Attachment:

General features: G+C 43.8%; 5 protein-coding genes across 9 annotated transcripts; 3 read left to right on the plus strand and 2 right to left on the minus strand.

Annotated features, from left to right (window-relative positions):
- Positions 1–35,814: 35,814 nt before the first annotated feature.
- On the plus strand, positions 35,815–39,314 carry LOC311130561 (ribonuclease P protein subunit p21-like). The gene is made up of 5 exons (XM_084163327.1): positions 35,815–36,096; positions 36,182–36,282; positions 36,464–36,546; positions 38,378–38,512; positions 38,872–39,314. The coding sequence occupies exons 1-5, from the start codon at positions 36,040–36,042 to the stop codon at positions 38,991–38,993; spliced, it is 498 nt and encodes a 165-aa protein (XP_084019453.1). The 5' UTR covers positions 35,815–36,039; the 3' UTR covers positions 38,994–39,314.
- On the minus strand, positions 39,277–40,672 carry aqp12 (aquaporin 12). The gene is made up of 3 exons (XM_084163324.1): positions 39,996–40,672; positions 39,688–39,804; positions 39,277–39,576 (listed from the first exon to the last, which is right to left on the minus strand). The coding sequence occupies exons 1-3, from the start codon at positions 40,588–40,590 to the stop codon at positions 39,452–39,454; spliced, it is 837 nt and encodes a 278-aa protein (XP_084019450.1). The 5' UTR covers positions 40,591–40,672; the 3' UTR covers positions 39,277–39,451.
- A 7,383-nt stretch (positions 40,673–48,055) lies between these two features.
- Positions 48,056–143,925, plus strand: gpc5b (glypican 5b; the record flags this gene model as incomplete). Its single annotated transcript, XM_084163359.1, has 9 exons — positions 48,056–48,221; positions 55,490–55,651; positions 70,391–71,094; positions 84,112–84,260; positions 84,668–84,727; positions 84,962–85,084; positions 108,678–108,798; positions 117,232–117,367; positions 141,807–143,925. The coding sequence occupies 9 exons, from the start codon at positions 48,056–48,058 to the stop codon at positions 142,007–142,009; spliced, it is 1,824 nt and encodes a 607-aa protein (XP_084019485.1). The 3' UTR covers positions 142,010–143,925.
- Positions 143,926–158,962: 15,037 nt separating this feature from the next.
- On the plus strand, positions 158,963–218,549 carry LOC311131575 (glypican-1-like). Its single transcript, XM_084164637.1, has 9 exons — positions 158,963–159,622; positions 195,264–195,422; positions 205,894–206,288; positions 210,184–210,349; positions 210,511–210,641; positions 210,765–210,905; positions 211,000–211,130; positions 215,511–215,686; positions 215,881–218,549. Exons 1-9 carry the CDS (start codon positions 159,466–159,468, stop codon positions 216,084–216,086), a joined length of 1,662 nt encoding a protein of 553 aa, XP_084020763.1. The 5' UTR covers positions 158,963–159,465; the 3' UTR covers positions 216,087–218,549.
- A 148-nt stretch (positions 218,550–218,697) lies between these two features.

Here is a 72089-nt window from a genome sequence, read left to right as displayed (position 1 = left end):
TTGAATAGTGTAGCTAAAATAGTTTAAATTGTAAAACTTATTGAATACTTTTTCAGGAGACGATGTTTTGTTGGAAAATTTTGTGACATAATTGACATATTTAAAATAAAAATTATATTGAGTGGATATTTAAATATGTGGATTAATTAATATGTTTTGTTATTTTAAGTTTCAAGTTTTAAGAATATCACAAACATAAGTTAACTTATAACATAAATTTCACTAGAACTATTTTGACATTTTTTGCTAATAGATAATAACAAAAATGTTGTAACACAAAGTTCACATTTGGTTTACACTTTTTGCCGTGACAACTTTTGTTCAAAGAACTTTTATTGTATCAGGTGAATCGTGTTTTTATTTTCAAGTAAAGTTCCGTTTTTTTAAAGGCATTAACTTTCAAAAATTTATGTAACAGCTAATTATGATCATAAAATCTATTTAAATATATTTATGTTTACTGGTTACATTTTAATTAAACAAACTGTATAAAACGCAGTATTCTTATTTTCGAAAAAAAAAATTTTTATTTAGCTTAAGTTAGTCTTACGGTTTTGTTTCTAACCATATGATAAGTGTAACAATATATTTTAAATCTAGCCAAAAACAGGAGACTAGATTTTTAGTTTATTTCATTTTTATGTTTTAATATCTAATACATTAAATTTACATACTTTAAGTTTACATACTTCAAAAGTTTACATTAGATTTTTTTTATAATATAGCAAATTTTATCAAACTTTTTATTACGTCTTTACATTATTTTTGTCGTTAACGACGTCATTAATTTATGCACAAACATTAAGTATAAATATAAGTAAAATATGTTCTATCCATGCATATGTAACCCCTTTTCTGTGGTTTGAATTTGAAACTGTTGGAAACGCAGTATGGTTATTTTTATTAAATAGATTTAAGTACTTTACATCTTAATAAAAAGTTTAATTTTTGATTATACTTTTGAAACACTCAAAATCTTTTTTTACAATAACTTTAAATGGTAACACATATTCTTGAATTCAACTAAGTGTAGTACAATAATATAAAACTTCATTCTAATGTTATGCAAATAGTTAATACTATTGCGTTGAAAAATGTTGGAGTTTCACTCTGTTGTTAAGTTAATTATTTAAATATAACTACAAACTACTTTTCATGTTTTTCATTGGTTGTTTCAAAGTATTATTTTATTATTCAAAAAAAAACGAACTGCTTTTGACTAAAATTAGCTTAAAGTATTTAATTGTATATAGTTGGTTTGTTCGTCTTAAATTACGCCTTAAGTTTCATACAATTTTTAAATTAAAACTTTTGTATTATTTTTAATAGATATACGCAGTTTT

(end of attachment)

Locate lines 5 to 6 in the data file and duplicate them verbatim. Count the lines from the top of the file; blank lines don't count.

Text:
- On the minus strand, positions 39,277–40,672 carry aqp12 (aquaporin 12). The gene is made up of 3 exons (XM_084163324.1): positions 39,996–40,672; positions 39,688–39,804; positions 39,277–39,576 (listed from the first exon to the last, which is right to left on the minus strand). The coding sequence occupies exons 1-3, from the start codon at positions 40,588–40,590 to the stop codon at positions 39,452–39,454; spliced, it is 837 nt and encodes a 278-aa protein (XP_084019450.1). The 5' UTR covers positions 40,591–40,672; the 3' UTR covers positions 39,277–39,451.
- A 7,383-nt stretch (positions 40,673–48,055) lies between these two features.